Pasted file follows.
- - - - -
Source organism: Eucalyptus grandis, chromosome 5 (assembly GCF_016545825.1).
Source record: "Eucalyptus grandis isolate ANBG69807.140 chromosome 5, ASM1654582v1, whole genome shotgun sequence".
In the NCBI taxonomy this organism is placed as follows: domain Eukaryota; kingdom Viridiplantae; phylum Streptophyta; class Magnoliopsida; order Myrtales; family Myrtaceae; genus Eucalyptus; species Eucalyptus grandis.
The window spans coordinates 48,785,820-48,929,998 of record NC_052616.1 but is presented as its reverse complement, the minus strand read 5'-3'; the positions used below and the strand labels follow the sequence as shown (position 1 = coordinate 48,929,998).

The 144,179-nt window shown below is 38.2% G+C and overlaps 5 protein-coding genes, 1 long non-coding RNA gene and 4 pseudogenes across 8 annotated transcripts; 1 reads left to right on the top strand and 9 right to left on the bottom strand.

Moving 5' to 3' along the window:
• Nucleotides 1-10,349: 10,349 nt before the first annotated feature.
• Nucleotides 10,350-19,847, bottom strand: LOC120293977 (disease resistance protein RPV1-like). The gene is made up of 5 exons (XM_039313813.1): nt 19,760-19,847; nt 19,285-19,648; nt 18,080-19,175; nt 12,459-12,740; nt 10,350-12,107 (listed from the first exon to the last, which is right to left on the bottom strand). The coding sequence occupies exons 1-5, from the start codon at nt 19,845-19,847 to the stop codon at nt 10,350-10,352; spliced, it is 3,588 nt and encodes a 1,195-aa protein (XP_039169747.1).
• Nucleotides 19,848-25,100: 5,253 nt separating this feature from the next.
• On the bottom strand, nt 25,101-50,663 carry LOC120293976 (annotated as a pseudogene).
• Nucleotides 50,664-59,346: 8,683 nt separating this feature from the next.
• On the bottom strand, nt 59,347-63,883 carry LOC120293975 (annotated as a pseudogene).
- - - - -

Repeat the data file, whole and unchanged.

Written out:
Source organism: Eucalyptus grandis, chromosome 5 (assembly GCF_016545825.1).
Source record: "Eucalyptus grandis isolate ANBG69807.140 chromosome 5, ASM1654582v1, whole genome shotgun sequence".
In the NCBI taxonomy this organism is placed as follows: domain Eukaryota; kingdom Viridiplantae; phylum Streptophyta; class Magnoliopsida; order Myrtales; family Myrtaceae; genus Eucalyptus; species Eucalyptus grandis.
The window spans coordinates 48,785,820-48,929,998 of record NC_052616.1 but is presented as its reverse complement, the minus strand read 5'-3'; the positions used below and the strand labels follow the sequence as shown (position 1 = coordinate 48,929,998).

The 144,179-nt window shown below is 38.2% G+C and overlaps 5 protein-coding genes, 1 long non-coding RNA gene and 4 pseudogenes across 8 annotated transcripts; 1 reads left to right on the top strand and 9 right to left on the bottom strand.

Moving 5' to 3' along the window:
• Nucleotides 1-10,349: 10,349 nt before the first annotated feature.
• Nucleotides 10,350-19,847, bottom strand: LOC120293977 (disease resistance protein RPV1-like). The gene is made up of 5 exons (XM_039313813.1): nt 19,760-19,847; nt 19,285-19,648; nt 18,080-19,175; nt 12,459-12,740; nt 10,350-12,107 (listed from the first exon to the last, which is right to left on the bottom strand). The coding sequence occupies exons 1-5, from the start codon at nt 19,845-19,847 to the stop codon at nt 10,350-10,352; spliced, it is 3,588 nt and encodes a 1,195-aa protein (XP_039169747.1).
• Nucleotides 19,848-25,100: 5,253 nt separating this feature from the next.
• On the bottom strand, nt 25,101-50,663 carry LOC120293976 (annotated as a pseudogene).
• Nucleotides 50,664-59,346: 8,683 nt separating this feature from the next.
• On the bottom strand, nt 59,347-63,883 carry LOC120293975 (annotated as a pseudogene).